Depending on the situation between spouses during the divorce, a business could survive the process even if both own the entity equally or with a certain amount of vested interest. However, many companies fail or proceed through a sale when the spouses are unable to resolve business matters when dissolving the relationship.
What happens to a business after and during a divorce often depends greatly on a joint or sole ownership with one or both spouses. If the two own the business, it is possible to enter into arrangements for one to take the interest of the rest of the company through a purchase. If the other party is unwilling to accomplish this, the business may remain with both owners. However, a court order may divide the company or require a sale so both parties may collect the proceeds as part of the divorce settlement. In peaceful divorce processes, the two spouses may find mediation as a way for the company to survive the dissolution of the relationship.
The Effects of Divorce on the Business
Community property states may require giving up half the business to the other spouse at the time of divorce. Equitable distribution states may require a redistribution of the interest owned by each spouse depending on other assets in the estate. It is important to protect the company before the divorce becomes an eventuality. This is possible through a business succession plan enacted before the splitting of spouses. Another way is to sell the business as a whole and divide the proceeds equally. Some owners may need to purchase the interest from the other spouse long before the relationship ends.
Sale of the Business
If the owner or dual ownership exists between spouses and the only assets come from the company, the court may order the couple to sell the business and divide the proceeds. Unless the couple has a postnuptial agreement that protects the company from a sale from a divorce process, the judge has the power to order the sale for asset division or spousal or child support. If the couple agrees on the situation, it is possible that the sale of interest in the business may proceed without selling the company completely. Then, assets still exchange hands, but the entity remains intact. However, proceeds from sales with the company may still transfer in a certain amount for spousal support.
Bankruptcy of the Company
If the business is running in the negative, the owner may proceed through bankruptcy at the same time as a divorce. It is normally crucial to only complete one of these processes at a time, and the owner may still file a Chapter 11 and save the company through a reorganization and restructuring. However, if too many debts exist in excess of sales revenue, the owner may have no choice but to complete bankruptcy. In these circumstances, the owner has no assets from the company and both relationship and entity dissolve. The owner may need a lawyer to proceed through both divorce and bankruptcy.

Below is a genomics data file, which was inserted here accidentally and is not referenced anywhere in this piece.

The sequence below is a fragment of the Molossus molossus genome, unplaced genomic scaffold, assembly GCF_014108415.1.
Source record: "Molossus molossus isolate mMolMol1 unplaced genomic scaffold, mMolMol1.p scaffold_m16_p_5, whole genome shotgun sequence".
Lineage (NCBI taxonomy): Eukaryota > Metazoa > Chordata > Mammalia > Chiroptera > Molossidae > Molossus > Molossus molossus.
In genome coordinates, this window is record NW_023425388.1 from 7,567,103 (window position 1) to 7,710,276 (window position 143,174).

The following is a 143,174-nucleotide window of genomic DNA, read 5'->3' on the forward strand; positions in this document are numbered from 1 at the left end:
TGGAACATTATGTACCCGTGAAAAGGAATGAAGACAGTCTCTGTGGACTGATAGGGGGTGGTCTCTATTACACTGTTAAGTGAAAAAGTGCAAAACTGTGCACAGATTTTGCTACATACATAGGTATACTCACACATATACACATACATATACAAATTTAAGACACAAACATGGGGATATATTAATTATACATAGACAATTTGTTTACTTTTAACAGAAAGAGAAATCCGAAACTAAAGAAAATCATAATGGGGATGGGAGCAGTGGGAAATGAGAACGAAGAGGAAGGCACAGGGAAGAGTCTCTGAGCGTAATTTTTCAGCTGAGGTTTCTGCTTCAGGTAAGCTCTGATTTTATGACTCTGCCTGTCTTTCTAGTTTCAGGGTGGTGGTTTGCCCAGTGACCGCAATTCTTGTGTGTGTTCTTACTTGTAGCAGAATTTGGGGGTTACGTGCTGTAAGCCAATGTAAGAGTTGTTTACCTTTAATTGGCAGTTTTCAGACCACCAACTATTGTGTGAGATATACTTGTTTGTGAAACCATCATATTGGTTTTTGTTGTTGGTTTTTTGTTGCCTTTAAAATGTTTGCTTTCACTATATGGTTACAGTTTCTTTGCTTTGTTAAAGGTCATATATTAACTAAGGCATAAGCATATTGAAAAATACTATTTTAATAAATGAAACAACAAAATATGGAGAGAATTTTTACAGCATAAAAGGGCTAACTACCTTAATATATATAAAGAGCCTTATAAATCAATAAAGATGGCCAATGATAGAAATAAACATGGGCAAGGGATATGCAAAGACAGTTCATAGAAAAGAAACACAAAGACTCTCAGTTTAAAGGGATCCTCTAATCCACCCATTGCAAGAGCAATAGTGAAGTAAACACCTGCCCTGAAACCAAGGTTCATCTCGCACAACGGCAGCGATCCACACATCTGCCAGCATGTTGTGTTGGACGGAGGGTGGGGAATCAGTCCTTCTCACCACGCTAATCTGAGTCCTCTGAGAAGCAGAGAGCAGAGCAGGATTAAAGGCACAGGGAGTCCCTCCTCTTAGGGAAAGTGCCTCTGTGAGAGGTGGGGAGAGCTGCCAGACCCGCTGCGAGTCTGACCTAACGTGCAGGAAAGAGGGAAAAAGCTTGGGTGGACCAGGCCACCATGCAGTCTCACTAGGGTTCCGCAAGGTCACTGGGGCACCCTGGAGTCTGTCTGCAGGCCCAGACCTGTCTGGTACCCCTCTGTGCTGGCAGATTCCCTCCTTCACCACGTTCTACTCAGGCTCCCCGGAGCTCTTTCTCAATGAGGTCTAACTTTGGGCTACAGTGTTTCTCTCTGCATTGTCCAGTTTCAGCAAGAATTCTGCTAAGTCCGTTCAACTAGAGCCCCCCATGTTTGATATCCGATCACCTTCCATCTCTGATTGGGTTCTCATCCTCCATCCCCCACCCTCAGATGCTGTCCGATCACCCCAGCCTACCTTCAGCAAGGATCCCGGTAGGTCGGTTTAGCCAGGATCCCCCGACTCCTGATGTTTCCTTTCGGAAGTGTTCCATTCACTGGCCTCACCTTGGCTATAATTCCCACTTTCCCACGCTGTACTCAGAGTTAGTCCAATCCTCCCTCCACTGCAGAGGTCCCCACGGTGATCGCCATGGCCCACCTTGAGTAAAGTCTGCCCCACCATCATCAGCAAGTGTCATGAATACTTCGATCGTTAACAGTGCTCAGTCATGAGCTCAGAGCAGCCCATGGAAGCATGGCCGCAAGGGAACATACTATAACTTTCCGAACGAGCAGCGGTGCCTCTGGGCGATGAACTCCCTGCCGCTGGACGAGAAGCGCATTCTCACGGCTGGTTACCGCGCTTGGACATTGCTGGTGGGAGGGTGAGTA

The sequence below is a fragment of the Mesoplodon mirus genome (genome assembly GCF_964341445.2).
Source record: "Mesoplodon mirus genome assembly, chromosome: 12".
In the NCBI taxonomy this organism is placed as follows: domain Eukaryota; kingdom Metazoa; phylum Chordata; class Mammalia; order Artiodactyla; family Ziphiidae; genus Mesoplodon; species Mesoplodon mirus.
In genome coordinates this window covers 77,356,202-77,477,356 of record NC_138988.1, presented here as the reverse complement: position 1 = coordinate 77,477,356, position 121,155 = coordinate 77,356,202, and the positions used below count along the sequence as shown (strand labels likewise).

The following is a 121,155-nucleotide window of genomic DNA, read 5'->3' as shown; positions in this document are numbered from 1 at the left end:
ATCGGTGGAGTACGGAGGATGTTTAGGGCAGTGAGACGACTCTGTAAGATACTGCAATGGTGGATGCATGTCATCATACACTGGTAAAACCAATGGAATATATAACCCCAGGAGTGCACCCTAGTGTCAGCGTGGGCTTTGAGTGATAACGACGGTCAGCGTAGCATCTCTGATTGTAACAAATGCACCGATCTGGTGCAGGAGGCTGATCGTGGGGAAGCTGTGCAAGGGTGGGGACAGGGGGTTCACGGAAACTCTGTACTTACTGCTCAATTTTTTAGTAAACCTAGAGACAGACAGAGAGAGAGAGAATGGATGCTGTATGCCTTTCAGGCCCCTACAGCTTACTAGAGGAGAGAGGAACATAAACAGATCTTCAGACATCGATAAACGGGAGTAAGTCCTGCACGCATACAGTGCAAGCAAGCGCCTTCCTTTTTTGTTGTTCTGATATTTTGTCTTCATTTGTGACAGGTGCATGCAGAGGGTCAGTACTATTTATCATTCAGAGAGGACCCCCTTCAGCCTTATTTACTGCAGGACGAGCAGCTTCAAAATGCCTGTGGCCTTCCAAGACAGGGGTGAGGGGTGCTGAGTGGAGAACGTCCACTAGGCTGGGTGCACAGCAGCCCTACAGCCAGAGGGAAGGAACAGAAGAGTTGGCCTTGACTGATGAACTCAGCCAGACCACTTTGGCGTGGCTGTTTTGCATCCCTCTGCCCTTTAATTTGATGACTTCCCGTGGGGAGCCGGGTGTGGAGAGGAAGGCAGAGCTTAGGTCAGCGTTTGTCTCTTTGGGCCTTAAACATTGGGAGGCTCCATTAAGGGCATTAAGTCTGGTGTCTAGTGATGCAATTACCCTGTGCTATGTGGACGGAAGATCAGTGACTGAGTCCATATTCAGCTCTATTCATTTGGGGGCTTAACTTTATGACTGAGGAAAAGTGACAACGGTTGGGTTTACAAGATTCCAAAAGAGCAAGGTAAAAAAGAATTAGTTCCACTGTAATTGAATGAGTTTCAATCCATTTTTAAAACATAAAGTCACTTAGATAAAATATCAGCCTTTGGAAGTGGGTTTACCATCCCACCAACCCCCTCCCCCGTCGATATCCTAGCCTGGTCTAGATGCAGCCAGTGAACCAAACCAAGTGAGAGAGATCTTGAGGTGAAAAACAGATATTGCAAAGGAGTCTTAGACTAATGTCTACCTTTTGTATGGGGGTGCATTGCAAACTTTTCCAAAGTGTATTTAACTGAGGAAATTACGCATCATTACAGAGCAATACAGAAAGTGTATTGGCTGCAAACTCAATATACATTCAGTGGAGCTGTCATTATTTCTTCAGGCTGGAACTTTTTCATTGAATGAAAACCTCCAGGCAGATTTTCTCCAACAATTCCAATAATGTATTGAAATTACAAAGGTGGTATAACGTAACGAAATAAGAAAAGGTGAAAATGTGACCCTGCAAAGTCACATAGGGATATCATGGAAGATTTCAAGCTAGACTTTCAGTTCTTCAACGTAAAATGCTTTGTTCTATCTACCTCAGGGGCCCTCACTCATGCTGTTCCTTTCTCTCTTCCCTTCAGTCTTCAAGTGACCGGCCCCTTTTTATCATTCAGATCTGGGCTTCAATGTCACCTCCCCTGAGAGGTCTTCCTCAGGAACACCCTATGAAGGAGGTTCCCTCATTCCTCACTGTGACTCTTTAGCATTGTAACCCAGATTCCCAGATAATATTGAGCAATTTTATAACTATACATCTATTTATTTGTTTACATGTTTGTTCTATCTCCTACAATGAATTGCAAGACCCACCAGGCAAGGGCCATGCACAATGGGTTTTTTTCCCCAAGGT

In the event that the spouse started the business before marrying the other individual, he or she may keep the company as separate property. This is also possible by creating and using a postnuptial agreement to provision the entity as a separate piece of property from the marriage. This could keep the courts from dividing the entity for asset division if the postnuptial agreement is enforceable in the courtroom. The business owner will need to have a lawyer review the document to ensure no state law violations occur and that the provisions are sound.
Increases in value with the business may become part of marital property when the two spouses divorce. This increase in value does become an issue when dividing assets. The value itself may remain subject to distribution between the two parties. This division is also possible if the spouse contributed financially or in another manner to the company. He or she would have the option to regain his or her contribution at the time of divorce or through a settlement in some manner. If the other spouse is agreeable, the company may remain intact with revenue profits transferring to him or her through time to cover the contribution.
Legal Help with the Business
A business lawyer may need to assist the spouse in keeping the business from sale or division. By hiring a legal professional, the owner may protect the business entity for future opportunities.
Provided by HG.org